Being charged with a federal crime can be highly stressful and disruptive to every aspect of your life—but it's possible to make things even worse. Federal criminal defendants are often their own worst enemies because they make mistakes that benefit the prosecution and hurt their own case. What you do between the indictment and the trial can greatly impact whether or not you are convicted and what your penalties might be. Let's discuss four of the biggest and most common mistakes made by defendants awaiting trial for federal crimes.
Talking About the Case
Remember your Miranda Rights? "You have the right to remain silent. Anything you say can and will be used against you in a court of law." That holds true not just with law enforcement and the prosecution but with others as well. Obviously, you should avoid answering questions or making statements to law enforcement or federal investigators, especially without an attorney present. However, even casual conversations with others can ultimately hurt your case. Whenever you talk about the case with someone other than your attorney, you're creating a potential witness that prosecutors might subpoena to testify. And an inadvertent slip-of-the-tongue could do great damage to your defense.
Sharing on Social Media
When you post on the Internet, you're creating a permanent record that prosecutors could use against you. Social media outlets can be used as a two-way communication platform about your case. The prosecution could subpoena any or all of the people involved in these conversations and force them to testify against you. Even posting certain photos without comments could severely damage your defense because something in the photos might inadvertently tie you to the crime. To be safe, avoid social media while your federal case is in process.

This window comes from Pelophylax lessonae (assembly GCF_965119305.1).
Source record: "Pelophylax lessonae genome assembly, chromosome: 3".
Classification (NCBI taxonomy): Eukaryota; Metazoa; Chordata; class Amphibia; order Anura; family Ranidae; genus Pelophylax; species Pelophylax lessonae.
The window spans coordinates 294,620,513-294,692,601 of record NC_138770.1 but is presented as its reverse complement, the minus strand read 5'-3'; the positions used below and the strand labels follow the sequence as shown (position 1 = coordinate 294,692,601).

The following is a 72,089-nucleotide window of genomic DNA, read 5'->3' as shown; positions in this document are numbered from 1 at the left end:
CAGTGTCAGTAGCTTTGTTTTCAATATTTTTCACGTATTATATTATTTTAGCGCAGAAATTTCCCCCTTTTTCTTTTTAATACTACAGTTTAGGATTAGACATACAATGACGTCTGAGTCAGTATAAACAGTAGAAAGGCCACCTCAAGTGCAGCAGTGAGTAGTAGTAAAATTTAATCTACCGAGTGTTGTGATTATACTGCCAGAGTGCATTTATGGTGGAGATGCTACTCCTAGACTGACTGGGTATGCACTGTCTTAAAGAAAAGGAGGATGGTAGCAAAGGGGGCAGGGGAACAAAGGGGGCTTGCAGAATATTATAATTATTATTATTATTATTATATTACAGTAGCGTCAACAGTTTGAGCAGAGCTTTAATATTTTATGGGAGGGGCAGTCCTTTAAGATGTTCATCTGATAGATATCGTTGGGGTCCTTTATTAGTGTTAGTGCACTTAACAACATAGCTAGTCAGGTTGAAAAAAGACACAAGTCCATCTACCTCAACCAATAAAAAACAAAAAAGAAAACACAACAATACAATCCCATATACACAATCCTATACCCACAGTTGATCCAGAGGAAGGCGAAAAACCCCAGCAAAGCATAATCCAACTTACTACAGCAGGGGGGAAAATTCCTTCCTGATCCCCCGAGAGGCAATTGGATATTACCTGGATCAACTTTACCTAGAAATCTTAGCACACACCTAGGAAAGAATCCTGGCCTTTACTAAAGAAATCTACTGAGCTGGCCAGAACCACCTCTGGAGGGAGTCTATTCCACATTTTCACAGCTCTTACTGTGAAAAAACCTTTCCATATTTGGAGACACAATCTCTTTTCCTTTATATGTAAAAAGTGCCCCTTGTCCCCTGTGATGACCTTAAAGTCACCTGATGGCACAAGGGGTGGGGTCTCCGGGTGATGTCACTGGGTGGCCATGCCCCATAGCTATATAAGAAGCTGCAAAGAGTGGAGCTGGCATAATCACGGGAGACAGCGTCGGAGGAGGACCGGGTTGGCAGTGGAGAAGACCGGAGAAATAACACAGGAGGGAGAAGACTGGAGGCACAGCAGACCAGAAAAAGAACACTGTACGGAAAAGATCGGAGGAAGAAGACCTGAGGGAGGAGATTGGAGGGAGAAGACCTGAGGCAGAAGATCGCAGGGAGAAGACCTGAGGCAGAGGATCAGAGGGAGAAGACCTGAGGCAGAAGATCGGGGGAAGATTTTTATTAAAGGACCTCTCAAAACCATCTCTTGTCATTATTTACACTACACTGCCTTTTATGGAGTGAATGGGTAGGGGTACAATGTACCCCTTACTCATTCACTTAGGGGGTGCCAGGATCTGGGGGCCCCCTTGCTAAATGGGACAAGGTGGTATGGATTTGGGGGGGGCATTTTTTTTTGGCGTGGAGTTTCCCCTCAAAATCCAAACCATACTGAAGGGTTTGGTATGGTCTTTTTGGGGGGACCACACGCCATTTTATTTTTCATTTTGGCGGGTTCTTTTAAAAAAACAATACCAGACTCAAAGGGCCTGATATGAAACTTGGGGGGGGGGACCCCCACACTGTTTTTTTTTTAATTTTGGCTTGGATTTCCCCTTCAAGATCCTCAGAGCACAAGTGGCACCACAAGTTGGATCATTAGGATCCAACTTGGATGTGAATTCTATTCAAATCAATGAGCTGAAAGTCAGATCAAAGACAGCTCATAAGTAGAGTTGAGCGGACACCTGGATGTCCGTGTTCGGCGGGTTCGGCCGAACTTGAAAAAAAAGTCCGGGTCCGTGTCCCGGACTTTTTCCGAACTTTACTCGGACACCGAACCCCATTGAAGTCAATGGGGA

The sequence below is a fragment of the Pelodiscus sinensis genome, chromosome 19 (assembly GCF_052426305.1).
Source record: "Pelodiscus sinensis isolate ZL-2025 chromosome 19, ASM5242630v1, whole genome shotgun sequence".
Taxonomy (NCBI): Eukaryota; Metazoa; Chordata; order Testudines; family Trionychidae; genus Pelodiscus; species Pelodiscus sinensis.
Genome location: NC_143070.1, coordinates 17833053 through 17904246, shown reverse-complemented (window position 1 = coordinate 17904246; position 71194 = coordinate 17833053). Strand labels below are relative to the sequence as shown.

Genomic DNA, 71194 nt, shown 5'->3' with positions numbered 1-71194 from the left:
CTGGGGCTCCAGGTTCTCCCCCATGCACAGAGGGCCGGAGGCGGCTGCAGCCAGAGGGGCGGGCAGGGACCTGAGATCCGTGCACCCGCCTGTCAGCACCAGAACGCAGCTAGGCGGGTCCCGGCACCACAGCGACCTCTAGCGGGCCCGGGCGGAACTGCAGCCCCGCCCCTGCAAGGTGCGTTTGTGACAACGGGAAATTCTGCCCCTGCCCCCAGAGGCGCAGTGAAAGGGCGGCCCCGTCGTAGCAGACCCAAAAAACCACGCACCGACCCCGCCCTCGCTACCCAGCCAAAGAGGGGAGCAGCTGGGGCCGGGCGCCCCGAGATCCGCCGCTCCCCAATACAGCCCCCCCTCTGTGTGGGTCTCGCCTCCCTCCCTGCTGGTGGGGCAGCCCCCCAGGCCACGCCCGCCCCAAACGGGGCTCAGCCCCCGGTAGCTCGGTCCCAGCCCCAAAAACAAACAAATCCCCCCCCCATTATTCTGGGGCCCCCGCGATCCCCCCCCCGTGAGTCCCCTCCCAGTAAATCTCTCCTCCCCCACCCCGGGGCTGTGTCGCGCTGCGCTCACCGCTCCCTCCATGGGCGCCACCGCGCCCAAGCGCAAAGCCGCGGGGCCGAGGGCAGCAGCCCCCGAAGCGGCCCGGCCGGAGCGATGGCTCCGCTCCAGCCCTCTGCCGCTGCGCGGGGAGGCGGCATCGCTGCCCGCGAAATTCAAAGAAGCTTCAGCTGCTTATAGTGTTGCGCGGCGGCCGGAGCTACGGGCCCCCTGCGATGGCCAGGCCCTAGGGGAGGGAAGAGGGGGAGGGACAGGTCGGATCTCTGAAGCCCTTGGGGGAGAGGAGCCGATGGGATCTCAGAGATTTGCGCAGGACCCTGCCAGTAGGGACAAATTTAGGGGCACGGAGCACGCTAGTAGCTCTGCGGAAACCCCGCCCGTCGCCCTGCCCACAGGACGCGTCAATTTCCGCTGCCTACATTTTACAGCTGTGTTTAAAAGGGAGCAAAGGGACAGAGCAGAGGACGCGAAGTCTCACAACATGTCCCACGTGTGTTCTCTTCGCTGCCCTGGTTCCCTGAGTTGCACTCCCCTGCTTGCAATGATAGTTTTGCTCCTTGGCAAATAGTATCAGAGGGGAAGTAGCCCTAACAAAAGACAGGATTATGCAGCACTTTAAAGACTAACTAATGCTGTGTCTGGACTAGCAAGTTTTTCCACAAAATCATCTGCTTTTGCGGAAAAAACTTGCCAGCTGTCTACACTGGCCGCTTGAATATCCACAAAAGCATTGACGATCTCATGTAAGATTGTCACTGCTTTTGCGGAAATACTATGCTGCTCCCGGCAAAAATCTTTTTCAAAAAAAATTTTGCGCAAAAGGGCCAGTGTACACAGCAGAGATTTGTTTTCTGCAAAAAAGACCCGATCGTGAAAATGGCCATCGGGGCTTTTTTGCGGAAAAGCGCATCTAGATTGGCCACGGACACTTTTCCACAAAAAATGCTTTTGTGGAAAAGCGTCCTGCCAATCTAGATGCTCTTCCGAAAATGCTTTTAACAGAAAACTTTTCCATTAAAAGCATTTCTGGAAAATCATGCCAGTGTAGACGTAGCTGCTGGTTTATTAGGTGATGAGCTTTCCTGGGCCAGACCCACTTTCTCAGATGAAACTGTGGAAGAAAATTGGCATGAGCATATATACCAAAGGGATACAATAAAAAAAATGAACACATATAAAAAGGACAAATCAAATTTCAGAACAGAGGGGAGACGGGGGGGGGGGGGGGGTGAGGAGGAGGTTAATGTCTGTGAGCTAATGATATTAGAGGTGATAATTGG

Getting Rid of Evidence
When accused of a crime, many people's natural impulse is to try and get rid of anything that could incriminate them or make them appear guilty. What you might not realize is that the very act of destroying evidence makes you appear guilty. (Not to mention, destruction of evidence is a crime in itself, one that could result in more charges.) Remember that not every piece of evidence is admissible in court, and your attorney will have an easier time defending you if you simply leave the evidence alone.
Hiring an Inexperienced Attorney
Federal cases look and act differently than ones that happen in your local jurisdiction. Since most federal crimes require a grand jury indictment, federal prosecutors won't even charge you unless they are convinced they have enough evidence to convict you. Stakes this high call for an attorney with extensive experience in federal cases. An attorney who lacks this experience is more likely to make errors that ultimately could hurt your defense. Always seek out an attorney with specific federal trial experience to better your chances for success.
The lawyers of the Sigal Law Group have extensive experience and a stellar track record in defending those accused of federal crimes. Call us today at (818) 325-0570 for a free consultation.